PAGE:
Test coverage


I’m looking into some coverage tools so we can report test coverage (like in pull requests!) and Bob was saying @bgoodri had done this at one point? I have some nice coverage printing out but right now it’s on a per test binary basis, which isn’t so great when the tests for a single idea are spread out across up to 9 files (across prim/scal up to fwd/mat), etc. clang has some built in that I’m using instructions from here for: https://alastairs-place.net/blog/2016/05/20/code-coverage-from-the-command-line-with-clang/

An interesting move might be to try to compile all the unit tests into a single gtest binary (which would solve my current issue). I might expect this to speed up compile times, even…


It might with clang. But you have to make sure to #include each test file within {} to keep them from interfering with each other.

I looked into this once upon a time. I think there are at least a few challenges:

  • for Stan thus is fine, but for Math we may miss compiler errors that the user may see. We can add different tests to fix that, so it isn’t the biggest concern.
  • we were pushing the boundaries of the compiler last I tried for being able to handle the instantiations, etc. in one executable
  • requires the whole test to be compiled on any change. Makes it slower for incremental development when the bottle neck is already the compilation.
  • this can be fixed, but will require work: we were sloppy with test code. There are functions with the same name / signature in the tests, not all consistent, that would prevent including all due to having the same definition of a function in the translation unit. That’s just a challenge and can be fixed.
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To add to Daniel’s list, there’s also the issue of making sure we have all the instantiations of templates we care about. So what we really need is coverage from the collective template instantiations. For example, in the density functions, some execution paths are explicitly turned off for some instantiations, but you could get complete coverage with just reverse-mode varaibles, but that wouldn’t test all the forward-mode instantiations.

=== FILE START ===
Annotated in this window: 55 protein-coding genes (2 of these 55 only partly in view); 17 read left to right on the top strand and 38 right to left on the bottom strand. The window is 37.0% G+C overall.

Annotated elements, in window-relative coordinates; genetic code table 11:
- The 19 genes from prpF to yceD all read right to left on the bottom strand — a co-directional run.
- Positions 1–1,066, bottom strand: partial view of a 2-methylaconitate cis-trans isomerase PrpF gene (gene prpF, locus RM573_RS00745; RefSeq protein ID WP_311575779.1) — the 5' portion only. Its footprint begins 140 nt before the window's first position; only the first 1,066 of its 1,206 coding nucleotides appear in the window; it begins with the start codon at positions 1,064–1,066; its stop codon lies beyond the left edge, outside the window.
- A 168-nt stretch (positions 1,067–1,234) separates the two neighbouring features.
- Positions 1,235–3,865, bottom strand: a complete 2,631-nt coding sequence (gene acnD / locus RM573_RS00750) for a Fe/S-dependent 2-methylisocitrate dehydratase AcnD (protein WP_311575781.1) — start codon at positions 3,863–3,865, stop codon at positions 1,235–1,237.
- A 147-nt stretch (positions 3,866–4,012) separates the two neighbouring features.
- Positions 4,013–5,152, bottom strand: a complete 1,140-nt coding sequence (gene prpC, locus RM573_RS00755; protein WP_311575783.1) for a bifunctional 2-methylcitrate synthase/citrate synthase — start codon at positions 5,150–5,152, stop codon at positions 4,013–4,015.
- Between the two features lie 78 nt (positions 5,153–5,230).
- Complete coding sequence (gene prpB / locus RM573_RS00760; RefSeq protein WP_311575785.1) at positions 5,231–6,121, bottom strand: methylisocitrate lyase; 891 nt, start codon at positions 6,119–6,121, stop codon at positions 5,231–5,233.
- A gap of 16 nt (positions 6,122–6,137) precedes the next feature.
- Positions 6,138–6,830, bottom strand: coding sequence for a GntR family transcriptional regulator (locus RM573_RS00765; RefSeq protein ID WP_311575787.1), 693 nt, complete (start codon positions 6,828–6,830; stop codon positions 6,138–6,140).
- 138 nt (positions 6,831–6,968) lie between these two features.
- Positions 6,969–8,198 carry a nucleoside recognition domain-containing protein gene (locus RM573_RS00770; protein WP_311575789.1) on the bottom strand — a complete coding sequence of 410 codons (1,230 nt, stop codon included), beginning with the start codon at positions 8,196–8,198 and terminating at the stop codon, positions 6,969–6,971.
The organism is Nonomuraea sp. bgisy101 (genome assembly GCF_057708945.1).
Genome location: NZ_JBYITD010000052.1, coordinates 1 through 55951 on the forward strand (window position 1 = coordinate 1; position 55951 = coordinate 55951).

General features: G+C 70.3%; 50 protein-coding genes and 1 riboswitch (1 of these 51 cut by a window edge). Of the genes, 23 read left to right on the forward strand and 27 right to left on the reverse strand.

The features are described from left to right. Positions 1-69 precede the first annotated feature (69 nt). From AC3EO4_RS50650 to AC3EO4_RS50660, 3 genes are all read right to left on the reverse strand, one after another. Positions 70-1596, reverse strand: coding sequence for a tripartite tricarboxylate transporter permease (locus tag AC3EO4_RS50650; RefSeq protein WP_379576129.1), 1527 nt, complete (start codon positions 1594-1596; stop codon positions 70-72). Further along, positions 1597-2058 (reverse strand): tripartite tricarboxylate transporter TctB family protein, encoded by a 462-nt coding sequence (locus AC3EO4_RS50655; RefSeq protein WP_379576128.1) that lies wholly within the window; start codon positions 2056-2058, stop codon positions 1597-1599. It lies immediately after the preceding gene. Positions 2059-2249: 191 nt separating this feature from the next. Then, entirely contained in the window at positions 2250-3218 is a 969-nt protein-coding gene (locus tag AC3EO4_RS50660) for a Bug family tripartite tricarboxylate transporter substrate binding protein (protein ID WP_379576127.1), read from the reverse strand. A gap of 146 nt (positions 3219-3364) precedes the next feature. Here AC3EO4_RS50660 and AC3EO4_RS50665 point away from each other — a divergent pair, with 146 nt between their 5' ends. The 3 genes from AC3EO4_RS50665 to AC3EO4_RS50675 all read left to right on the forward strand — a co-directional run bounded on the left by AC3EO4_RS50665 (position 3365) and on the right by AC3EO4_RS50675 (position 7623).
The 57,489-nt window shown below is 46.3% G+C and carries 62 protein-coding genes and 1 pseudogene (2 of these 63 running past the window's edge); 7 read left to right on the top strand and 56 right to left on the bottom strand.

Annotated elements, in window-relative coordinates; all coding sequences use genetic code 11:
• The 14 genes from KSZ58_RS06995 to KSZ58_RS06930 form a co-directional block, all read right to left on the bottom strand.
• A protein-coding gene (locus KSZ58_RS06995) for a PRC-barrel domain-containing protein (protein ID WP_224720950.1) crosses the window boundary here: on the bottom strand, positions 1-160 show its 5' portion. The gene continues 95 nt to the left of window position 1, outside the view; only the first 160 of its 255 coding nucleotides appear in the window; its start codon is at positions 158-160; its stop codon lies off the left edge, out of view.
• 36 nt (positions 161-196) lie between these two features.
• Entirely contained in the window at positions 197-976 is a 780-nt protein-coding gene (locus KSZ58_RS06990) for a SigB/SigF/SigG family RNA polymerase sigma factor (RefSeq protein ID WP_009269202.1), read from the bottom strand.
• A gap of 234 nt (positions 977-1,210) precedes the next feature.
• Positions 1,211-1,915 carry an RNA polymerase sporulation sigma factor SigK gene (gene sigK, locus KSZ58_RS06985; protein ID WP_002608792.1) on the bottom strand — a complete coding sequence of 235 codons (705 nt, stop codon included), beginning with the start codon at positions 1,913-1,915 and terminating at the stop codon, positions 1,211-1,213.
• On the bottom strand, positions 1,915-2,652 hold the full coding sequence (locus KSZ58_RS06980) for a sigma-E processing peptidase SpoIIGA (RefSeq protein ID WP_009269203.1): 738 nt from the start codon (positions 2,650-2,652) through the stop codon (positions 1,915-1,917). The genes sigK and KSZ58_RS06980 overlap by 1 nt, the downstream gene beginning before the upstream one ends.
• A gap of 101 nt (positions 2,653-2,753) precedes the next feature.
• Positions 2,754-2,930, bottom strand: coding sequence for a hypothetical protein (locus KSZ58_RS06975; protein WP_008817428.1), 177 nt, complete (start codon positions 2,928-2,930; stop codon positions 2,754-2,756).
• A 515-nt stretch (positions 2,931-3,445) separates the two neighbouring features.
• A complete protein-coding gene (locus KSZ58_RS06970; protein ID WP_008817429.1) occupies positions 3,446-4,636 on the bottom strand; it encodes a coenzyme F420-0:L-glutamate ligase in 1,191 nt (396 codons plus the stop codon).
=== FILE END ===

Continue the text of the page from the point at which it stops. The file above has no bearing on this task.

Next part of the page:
Although the cmake branch of math probably isn’t ready for review/merging yet, basically works and it can give coverage stats for tests with ctest -T coverage. I haven’t done this yet for two reasons.

  1. There’s one set of tests we’re not building and we should put that into our cmake build before we look for holes in coverage.
  2. I’m already using both of my computers to run some tools that are easy run if you have a working cmake build and those tools are using all of the CPU on both of my machines.

Once we get the missing tests into the cmake build, it should be easy for anyone to do.

For template coverage, it’s possible to manually instantiate classes, which should cause the coverage tool to see that the code exists. An example of this trick is given in this stackoverflow answer.

I don’t think we can use that trick for many of our template instantiations because we have a combinatoric explosion of possible template parameter combinations, but the distribution tests do basically this for all of the ones we care about for distributions (which should also stress / cover most of our other templates fairly well).